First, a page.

Monster (Part V)

The word “monster” has a special place for me. I hope to post something each week of October exploring my experiences with this little bit of language.

If you haven’t yet, check out:

  • Monster (Part I) about why I believe monster stories are positive for people of all ages.
  • Monster (Part II) about befriending monsters, and learning empathy from them.
  • Monster (Part III) about the relationship between monsters and madness in our culture.
  • Monster (Part IV) about the differences between the monsters that haunted me as a child and teenager and the monsters that haunt me now.
  • And now, Monster (Part V) about Halloween costumes, and why it’s a good thing to pretend to be a monster once a year.

Halloween will arrive soon, and it’s on a Friday this year, which makes it especially exciting. I actually will be working the full day on Halloween and Samhain, so there’s no way I’ll be making it to any late night parties in between. But, I’ll still be wearing a costume, because thankfully, my workplace is fantastic and allows that sort of thing.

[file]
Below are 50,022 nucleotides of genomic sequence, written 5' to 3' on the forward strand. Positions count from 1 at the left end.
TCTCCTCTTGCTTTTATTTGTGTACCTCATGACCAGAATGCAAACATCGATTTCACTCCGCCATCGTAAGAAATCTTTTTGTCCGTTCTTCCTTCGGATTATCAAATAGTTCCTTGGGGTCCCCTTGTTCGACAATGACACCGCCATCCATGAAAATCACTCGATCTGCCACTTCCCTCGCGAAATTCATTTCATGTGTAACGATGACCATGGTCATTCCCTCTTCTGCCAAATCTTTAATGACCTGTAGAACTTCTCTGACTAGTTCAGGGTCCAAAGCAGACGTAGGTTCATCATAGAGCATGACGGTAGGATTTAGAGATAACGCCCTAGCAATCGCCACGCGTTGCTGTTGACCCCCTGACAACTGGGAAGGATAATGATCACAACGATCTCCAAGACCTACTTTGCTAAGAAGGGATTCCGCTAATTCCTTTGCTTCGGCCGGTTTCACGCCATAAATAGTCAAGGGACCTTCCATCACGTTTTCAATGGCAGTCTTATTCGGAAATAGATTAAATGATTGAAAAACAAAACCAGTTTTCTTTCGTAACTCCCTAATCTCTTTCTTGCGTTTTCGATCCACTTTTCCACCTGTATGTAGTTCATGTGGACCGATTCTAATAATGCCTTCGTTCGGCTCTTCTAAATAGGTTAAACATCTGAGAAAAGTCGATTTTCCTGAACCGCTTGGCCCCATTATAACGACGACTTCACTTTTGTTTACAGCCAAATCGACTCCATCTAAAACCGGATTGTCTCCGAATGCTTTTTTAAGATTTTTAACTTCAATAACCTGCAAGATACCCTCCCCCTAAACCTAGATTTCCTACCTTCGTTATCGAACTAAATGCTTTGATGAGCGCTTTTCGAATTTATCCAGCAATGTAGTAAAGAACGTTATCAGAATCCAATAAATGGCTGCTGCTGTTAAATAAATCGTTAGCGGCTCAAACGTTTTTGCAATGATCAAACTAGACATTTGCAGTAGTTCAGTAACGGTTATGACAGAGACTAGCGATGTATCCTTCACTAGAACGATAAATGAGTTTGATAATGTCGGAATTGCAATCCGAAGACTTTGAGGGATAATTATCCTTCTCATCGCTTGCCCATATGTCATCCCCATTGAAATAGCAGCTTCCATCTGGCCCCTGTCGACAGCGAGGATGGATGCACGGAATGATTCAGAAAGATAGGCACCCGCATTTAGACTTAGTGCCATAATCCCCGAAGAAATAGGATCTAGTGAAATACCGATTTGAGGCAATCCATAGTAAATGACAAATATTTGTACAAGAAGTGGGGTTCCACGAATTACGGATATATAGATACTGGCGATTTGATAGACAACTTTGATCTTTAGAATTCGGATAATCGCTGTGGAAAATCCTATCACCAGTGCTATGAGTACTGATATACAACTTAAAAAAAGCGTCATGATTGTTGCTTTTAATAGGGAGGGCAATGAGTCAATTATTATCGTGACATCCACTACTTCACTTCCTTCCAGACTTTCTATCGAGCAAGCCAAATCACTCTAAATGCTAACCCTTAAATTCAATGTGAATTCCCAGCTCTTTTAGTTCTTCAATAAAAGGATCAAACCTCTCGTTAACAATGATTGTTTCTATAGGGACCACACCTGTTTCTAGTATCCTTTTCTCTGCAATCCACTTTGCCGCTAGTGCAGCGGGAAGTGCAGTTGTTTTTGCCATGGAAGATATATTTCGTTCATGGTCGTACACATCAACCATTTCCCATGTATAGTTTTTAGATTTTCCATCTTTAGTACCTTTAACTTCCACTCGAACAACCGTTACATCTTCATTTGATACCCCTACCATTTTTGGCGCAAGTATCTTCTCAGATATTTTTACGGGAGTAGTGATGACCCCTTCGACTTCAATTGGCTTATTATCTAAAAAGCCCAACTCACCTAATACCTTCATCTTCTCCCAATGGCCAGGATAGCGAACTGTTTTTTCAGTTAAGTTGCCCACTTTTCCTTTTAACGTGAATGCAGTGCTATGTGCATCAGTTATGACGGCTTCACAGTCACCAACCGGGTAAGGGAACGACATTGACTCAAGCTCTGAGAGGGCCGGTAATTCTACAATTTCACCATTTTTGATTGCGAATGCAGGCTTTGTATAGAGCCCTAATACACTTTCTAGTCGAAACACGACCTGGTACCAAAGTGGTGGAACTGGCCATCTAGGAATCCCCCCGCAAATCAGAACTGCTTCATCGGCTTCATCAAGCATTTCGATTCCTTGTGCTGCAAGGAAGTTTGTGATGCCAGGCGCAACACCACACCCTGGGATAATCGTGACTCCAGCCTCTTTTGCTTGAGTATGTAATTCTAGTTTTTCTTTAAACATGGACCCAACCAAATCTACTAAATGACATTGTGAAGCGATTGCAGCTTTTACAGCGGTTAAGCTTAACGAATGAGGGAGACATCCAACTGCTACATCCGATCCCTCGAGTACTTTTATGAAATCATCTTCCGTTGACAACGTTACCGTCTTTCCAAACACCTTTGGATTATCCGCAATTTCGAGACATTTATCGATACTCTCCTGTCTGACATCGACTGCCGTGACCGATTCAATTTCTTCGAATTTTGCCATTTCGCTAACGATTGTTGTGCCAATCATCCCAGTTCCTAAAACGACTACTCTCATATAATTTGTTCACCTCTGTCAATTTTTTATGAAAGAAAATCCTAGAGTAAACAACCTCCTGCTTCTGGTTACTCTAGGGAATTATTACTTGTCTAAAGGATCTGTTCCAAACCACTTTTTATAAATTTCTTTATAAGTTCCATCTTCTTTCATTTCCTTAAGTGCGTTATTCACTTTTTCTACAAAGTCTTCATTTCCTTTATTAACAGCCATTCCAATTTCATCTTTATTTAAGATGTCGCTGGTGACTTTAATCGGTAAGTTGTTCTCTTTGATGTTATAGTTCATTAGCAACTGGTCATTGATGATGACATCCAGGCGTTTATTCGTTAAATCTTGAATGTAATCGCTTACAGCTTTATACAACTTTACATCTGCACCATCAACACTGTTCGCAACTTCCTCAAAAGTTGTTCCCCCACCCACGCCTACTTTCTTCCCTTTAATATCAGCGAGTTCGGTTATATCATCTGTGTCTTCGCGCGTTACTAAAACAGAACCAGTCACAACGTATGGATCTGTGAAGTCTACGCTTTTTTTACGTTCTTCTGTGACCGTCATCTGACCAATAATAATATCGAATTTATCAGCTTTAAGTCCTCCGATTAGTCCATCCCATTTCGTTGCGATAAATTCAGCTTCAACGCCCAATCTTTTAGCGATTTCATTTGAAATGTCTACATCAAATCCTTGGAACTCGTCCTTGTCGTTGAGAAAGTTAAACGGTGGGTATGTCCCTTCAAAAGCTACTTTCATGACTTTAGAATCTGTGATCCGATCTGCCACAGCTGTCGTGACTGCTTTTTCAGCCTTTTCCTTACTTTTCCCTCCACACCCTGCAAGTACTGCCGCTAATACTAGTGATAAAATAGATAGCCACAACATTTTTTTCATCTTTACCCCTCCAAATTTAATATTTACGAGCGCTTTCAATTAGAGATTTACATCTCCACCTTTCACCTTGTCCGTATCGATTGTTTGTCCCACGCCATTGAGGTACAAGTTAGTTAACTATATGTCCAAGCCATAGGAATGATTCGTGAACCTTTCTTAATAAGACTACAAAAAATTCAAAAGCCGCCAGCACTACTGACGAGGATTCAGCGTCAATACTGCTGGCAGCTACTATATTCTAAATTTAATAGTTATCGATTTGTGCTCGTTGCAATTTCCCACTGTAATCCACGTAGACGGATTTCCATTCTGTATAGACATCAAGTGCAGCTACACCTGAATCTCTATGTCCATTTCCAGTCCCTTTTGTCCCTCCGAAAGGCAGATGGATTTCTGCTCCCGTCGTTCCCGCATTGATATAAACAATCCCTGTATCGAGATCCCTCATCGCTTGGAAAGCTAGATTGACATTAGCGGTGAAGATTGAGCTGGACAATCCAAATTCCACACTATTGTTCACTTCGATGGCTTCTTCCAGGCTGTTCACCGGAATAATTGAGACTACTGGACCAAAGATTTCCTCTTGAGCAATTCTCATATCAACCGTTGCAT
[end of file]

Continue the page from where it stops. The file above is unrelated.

When I was a teenager, there first became the nudges from the culture that maybe, wasn’t I a little too old for this? I’m sure many people will remember that feeling. You get all dressed up and celebrate every Halloween for years, and then one year, it changes, and you feel a little embarrassed, or at least you feel that other people think you should be embarrassed.

But I don’t think costume is, in any way, embarrassing. I don’t think it denotes anything childish, and I think it’s actually really beneficial to most people emotionally and psychologically.

For me, Halloween is different from all other holidays in a very important way. Other holidays are all about celebrating feast, family, good moments, the special feeling of holiness, and love. All those things are positive, and I’m glad we have other holidays too. But Halloween is, in our culture, about life and death, it’s about the self, it’s about the power of imagination, the border between the real and the fantastic.